Metabolite biosensors for cell factory development
This thesis focuses on different aspects of utilizing and engineering metabolite-responsive transcription factor-based biosensors for facilitating the development of Saccharomyces cerevisiae as a cell factory. To that end, we improved the dynamic range of a malonyl-CoA-responsive biosensor by i) evaluating different binding site locations of the bacterial transcription factor FapR within different yeast promoters and by ii) using a chimeric transcription factor based on a native repressor system from S. cerevisiae. Furthermore, we suggest the possibility of using the CRISPR (Clustered Regulatory Interspaced Short Palindromic Repeats)/Cas9 system to facilitate biosensor development by guiding binding site positioning. We also employed an acyl-CoA-responsive biosensor based on the bacterial transcription factor FadR to screen for genes boosting the fatty acyl-CoA levels, which are precursors for industrially relevant compounds such as fatty alcohols. The possibility of developing fatty acid-responsive biosensors based on other transcription factors, including the endogenous transcription factor Mga2, has also been addressed. Finally, we looked into the potential of developing an alkane-responsive biosensor based on a system from Yarrowia lipolytica. Overall, this thesis provides answers, discussions and potential future directions on using and engineering metabolite biosensors for cell factory development.
metabolite-responsive transcription factor-based biosensors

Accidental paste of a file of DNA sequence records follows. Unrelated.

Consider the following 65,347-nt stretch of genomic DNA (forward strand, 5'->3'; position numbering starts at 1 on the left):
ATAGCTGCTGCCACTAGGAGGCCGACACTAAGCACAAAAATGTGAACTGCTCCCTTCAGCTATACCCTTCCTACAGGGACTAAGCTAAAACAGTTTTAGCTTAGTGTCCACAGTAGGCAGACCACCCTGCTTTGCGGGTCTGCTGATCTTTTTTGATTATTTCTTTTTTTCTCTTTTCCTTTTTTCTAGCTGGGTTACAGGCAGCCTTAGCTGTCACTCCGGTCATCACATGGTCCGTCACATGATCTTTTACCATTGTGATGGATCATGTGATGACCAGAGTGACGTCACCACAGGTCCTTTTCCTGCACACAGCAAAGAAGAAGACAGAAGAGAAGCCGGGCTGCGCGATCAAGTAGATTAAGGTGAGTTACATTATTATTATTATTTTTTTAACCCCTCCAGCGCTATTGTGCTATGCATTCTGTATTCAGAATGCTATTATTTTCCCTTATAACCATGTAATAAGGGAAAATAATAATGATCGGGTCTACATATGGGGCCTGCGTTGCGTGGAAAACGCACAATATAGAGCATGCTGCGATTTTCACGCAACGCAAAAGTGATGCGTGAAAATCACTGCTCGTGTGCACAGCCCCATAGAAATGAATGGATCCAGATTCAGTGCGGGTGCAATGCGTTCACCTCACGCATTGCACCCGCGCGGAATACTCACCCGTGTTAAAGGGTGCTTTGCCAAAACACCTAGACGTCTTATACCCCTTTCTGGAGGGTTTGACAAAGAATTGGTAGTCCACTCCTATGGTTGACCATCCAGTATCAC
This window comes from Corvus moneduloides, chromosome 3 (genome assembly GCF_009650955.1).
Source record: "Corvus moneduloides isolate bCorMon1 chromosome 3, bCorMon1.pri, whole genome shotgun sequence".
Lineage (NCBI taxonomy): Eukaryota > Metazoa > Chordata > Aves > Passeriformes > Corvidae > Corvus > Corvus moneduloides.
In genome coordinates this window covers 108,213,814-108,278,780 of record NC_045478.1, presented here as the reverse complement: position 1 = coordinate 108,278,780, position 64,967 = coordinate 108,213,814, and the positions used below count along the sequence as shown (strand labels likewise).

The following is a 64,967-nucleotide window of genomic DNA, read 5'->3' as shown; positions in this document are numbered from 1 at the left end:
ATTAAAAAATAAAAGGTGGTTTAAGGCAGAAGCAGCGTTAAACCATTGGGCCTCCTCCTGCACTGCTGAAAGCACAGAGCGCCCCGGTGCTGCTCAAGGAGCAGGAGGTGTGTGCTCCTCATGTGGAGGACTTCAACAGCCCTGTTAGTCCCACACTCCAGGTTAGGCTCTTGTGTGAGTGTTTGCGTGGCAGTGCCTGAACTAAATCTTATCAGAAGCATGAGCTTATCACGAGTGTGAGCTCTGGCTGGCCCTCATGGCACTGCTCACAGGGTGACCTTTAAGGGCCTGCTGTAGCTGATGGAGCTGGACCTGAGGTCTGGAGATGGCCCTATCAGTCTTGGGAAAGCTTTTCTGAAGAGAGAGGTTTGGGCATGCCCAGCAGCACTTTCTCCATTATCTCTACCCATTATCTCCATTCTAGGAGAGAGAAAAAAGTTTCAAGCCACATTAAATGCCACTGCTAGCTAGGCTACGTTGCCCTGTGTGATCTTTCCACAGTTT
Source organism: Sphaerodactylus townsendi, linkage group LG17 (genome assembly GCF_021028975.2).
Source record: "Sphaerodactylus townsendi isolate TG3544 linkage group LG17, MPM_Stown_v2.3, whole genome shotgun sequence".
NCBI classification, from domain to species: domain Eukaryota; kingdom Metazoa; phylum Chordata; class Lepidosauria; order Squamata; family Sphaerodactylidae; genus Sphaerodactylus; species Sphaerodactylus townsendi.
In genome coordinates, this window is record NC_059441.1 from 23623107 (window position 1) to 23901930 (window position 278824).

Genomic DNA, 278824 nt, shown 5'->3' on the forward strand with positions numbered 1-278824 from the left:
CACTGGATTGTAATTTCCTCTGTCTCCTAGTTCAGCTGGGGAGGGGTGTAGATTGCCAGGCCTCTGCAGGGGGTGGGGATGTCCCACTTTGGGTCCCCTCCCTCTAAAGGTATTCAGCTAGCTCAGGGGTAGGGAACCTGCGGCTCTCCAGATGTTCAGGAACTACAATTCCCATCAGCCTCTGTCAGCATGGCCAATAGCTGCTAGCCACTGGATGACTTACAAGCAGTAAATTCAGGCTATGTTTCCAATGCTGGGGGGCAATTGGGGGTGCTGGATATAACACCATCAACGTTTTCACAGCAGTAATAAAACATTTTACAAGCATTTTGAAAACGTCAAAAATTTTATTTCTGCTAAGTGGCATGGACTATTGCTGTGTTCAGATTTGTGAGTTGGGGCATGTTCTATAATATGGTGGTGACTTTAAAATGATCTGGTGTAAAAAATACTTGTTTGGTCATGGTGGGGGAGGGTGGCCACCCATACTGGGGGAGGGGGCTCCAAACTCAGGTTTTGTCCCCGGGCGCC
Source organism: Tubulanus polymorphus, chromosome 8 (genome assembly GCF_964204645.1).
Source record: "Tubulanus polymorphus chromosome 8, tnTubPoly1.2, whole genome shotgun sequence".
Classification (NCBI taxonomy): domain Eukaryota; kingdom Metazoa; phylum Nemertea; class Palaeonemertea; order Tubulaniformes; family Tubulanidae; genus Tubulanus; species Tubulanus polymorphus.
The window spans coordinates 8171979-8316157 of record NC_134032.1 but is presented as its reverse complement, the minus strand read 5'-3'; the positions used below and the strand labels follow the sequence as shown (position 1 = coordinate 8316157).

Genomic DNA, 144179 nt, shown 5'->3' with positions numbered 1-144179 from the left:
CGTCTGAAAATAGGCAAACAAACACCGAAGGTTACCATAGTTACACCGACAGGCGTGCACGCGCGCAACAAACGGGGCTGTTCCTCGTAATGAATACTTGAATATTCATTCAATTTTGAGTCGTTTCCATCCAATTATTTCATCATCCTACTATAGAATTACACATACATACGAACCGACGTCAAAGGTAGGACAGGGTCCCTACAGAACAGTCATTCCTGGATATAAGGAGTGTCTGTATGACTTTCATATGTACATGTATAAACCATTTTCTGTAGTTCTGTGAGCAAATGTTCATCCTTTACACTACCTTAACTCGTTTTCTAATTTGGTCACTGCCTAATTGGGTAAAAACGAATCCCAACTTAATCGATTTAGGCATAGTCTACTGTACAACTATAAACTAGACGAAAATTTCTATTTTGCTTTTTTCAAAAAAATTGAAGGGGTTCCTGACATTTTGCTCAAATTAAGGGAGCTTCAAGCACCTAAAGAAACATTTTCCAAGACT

Chalmers, Biologi och bioteknik, Systembiologi
The challenge, however, lies in creating robust cell factories that allow for cost-competitive production. Despite great advances in biological engineering, it still takes immense amount of research, effort and resources to develop a cell factory that is suitable for industrial production. This is mainly due to the complexity of living systems and their highly dynamic metabolism, making biological engineering unpredictive and trial-and-error part of the everyday process. Therefore, instead of targeting specific parts of the genome, researchers are moving more towards approaches where many different combinations and genetic variants are randomly created simultaneously. However, to be able to analyze all different variants, it is necessary to have tools that allows for efficient analysis. Genetically encoded biosensors, also known as metabolite biosensors, are promising tools for efficiently analysing a large number of different cells. Ideally, metabolite biosensors would transform any sought after cellular changes to clear output signals, such as a fluorescent signal or improved growth fitness, enabling fast identification of promising cell factories using less time and resources. In reality, however, developing and optimizing a biosensor for a specific purpose is challenging.
The main work in this thesis has been focused on developing metabolite-responsive transcription factor-based biosensors, specifically for fatty molecules such as fatty acids and alkanes as these are industrially relevant compounds. Overall, this thesis highlights both the challenges and potentials of biosensors.
Doktorsavhandlingar vid Chalmers tekniska högskola. Ny serie: 4903
Chalmers tekniska högskola
Opponent: Michael Krogh Jensen